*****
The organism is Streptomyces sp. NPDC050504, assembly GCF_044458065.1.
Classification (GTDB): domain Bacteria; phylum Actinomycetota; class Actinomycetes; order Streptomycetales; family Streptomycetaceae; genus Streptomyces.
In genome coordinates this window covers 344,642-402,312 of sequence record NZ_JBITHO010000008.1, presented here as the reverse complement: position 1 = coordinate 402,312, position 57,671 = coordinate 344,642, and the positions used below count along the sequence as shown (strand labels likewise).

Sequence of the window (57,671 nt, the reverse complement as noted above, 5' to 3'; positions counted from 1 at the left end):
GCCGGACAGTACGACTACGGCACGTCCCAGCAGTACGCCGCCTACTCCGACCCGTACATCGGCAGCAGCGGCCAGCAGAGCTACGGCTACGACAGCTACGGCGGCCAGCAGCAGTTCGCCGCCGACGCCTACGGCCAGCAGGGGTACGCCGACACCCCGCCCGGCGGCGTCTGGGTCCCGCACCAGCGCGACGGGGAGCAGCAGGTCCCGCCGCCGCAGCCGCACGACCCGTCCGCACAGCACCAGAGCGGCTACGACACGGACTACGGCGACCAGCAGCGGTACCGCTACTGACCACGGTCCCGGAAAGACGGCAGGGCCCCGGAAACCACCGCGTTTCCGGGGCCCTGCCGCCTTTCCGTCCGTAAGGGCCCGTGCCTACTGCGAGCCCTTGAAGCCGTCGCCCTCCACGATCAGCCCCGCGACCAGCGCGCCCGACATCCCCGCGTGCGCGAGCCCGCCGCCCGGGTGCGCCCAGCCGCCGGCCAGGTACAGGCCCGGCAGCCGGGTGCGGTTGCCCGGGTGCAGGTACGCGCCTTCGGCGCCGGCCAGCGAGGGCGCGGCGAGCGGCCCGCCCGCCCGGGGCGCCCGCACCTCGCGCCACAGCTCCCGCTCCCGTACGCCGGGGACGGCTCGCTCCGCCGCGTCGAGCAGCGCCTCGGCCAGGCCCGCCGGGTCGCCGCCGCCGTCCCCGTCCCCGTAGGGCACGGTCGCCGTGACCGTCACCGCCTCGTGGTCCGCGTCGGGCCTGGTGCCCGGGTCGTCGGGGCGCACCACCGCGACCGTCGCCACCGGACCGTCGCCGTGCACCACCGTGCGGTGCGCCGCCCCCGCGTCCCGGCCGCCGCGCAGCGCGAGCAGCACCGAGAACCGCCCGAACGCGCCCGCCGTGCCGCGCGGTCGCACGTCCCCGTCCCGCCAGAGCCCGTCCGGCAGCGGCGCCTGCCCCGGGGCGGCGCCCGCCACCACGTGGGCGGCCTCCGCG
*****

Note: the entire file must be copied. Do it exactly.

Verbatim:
The organism is Streptomyces sp. NPDC050504, assembly GCF_044458065.1.
Classification (GTDB): domain Bacteria; phylum Actinomycetota; class Actinomycetes; order Streptomycetales; family Streptomycetaceae; genus Streptomyces.
In genome coordinates this window covers 344,642-402,312 of sequence record NZ_JBITHO010000008.1, presented here as the reverse complement: position 1 = coordinate 402,312, position 57,671 = coordinate 344,642, and the positions used below count along the sequence as shown (strand labels likewise).

Sequence of the window (57,671 nt, the reverse complement as noted above, 5' to 3'; positions counted from 1 at the left end):
GCCGGACAGTACGACTACGGCACGTCCCAGCAGTACGCCGCCTACTCCGACCCGTACATCGGCAGCAGCGGCCAGCAGAGCTACGGCTACGACAGCTACGGCGGCCAGCAGCAGTTCGCCGCCGACGCCTACGGCCAGCAGGGGTACGCCGACACCCCGCCCGGCGGCGTCTGGGTCCCGCACCAGCGCGACGGGGAGCAGCAGGTCCCGCCGCCGCAGCCGCACGACCCGTCCGCACAGCACCAGAGCGGCTACGACACGGACTACGGCGACCAGCAGCGGTACCGCTACTGACCACGGTCCCGGAAAGACGGCAGGGCCCCGGAAACCACCGCGTTTCCGGGGCCCTGCCGCCTTTCCGTCCGTAAGGGCCCGTGCCTACTGCGAGCCCTTGAAGCCGTCGCCCTCCACGATCAGCCCCGCGACCAGCGCGCCCGACATCCCCGCGTGCGCGAGCCCGCCGCCCGGGTGCGCCCAGCCGCCGGCCAGGTACAGGCCCGGCAGCCGGGTGCGGTTGCCCGGGTGCAGGTACGCGCCTTCGGCGCCGGCCAGCGAGGGCGCGGCGAGCGGCCCGCCCGCCCGGGGCGCCCGCACCTCGCGCCACAGCTCCCGCTCCCGTACGCCGGGGACGGCTCGCTCCGCCGCGTCGAGCAGCGCCTCGGCCAGGCCCGCCGGGTCGCCGCCGCCGTCCCCGTCCCCGTAGGGCACGGTCGCCGTGACCGTCACCGCCTCGTGGTCCGCGTCGGGCCTGGTGCCCGGGTCGTCGGGGCGCACCACCGCGACCGTCGCCACCGGACCGTCGCCGTGCACCACCGTGCGGTGCGCCGCCCCCGCGTCCCGGCCGCCGCGCAGCGCGAGCAGCACCGAGAACCGCCCGAACGCGCCCGCCGTGCCGCGCGGTCGCACGTCCCCGTCCCGCCAGAGCCCGTCCGGCAGCGGCGCCTGCCCCGGGGCGGCGCCCGCCACCACGTGGGCGGCCTCCGCG